We have an elf on the shelf–but not for the reason you might think. This elf belonged to my grandmother, who passed away during the holidays last year. My boys played with it whenever we visited Nana at Christmastime, so BB#1 asked to keep it as a memento. The little guy has been on the shelf in our living room ever since.
The elf is older than I am, possibly older than my dad, and was familiar part of the festive decorations in my grandparents’ apartment when I was a kid. He puts me in mind of Perry Como and real Scottish shortbread. So it’s funny to me that in the last few years a similar style of elf has become popular as Santa’s spy – if that’s what this one was originally, I don’t know. For us, he’s just a decoration, a reminder of Christmases past, and of Nana.
I understand that a lot of parents have fun with their own elves, moving them around from place to place each night. I hear kids enjoy it too. Hey, your elf, your shelf, your rules! But we’ve never done the whole “you better be good or Santa won’t bring you presents” thing here, so Santa doesn’t need a spy in our house. I don’t do empty threats any time of the year, and that’s exactly what this would be; I would never actually follow through on giving my boys a lump of coal for some random “misbehavior” leading up to the holidays. And I don’t think I know any parent who would. What would a child have to do to deserve that anyway?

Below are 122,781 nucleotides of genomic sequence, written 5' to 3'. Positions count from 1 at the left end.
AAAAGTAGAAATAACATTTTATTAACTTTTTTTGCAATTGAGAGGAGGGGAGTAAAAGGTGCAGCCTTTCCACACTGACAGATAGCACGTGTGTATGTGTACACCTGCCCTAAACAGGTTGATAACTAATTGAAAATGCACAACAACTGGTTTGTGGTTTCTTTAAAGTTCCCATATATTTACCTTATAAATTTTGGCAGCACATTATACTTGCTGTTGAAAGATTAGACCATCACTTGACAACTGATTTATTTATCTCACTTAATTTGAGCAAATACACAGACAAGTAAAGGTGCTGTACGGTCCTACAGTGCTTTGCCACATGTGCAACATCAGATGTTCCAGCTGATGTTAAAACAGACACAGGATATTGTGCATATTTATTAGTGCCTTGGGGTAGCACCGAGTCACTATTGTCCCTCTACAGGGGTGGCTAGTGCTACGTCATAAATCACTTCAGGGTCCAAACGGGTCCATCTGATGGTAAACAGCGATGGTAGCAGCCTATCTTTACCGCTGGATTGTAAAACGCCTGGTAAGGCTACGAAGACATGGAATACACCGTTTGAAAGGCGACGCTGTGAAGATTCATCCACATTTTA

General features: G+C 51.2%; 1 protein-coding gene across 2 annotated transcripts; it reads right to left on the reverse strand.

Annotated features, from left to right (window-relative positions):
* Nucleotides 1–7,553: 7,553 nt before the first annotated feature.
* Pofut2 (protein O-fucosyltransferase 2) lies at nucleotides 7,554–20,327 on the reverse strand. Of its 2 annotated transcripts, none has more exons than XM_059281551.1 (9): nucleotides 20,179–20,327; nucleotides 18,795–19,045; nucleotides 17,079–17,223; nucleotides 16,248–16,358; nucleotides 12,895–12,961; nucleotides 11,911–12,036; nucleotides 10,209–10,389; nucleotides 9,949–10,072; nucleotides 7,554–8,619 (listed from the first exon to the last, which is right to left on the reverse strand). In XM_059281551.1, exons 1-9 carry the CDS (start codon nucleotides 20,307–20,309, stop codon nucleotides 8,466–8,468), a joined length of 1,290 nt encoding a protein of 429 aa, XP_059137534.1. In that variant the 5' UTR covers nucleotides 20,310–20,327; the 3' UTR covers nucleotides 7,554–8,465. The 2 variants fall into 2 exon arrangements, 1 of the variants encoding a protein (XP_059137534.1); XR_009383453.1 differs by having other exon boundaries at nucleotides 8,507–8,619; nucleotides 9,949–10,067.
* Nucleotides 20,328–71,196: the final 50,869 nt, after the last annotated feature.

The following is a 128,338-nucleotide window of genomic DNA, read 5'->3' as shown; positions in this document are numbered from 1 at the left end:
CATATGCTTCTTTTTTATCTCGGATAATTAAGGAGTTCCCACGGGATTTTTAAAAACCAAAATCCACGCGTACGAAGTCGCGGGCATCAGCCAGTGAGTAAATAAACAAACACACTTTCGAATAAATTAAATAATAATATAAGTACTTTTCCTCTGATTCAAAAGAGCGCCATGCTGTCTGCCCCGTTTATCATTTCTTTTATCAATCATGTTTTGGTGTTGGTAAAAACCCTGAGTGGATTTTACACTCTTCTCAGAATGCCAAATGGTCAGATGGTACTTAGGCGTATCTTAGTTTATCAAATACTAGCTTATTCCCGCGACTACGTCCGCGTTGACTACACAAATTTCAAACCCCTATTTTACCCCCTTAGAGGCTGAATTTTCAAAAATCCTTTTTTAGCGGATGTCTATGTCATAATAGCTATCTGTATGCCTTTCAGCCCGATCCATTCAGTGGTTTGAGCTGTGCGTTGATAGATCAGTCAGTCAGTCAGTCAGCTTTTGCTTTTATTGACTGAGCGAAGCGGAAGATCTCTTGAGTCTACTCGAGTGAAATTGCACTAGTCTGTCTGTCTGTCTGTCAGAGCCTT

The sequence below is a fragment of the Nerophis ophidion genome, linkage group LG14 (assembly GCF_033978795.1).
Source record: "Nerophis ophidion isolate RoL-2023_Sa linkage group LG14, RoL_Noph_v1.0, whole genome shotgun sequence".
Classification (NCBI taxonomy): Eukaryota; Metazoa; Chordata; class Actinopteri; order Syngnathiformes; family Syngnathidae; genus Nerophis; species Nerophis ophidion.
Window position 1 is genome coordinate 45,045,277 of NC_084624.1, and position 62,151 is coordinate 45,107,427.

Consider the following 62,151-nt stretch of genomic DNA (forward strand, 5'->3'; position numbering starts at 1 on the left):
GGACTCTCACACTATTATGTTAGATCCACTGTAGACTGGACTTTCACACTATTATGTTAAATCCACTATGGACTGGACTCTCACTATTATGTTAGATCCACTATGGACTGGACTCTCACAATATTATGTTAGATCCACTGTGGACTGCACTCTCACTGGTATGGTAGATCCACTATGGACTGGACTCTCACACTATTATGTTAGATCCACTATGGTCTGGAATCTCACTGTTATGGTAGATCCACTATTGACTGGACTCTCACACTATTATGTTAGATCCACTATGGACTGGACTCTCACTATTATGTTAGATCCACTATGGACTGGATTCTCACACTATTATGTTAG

We also talk a lot with our boys about how fortunate we are, and we donate gifts to make sure other children have a happy holiday too. While I know my children already question why Santa can’t just give a gift to every child, rich or poor, I certainly don’t want them to think he doesn’t visit children in poor families because they are “bad”. Or that their own friends who don’t celebrate Christmas don’t deserve presents. Or that the reason for “good” behavior is to get stuff.
I get that the whole Santa story usually includes a naughty or nice list (it’s in the songs, after all). It’s so accepted that other parents have no problem telling my children they “better be good” because “Santa is watching”. And I may well be a humbug, but that’s not cool with me. In our house, Santa doesn’t hold grudges.